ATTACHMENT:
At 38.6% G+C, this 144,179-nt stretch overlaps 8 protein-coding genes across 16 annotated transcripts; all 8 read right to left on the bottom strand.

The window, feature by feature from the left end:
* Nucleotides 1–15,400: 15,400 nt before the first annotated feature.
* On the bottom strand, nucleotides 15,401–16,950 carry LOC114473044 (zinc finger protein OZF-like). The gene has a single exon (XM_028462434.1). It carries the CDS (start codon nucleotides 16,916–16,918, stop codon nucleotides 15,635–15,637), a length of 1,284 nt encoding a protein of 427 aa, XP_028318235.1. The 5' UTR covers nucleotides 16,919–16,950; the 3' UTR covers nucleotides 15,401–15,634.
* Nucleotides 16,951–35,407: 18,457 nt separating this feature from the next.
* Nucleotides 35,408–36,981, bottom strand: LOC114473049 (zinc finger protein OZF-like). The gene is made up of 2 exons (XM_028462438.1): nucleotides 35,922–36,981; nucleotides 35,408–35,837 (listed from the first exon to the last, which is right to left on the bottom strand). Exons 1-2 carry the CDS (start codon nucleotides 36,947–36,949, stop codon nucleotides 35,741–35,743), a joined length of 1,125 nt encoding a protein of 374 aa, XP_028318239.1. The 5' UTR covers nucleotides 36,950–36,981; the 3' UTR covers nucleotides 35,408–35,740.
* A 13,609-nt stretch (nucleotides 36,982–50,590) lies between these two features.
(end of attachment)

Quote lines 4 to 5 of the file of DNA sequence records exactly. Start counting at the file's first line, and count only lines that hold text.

* On the bottom strand, nucleotides 15,401–16,950 carry LOC114473044 (zinc finger protein OZF-like). The gene has a single exon (XM_028462434.1). It carries the CDS (start codon nucleotides 16,916–16,918, stop codon nucleotides 15,635–15,637), a length of 1,284 nt encoding a protein of 427 aa, XP_028318235.1. The 5' UTR covers nucleotides 16,919–16,950; the 3' UTR covers nucleotides 15,401–15,634.
* Nucleotides 16,951–35,407: 18,457 nt separating this feature from the next.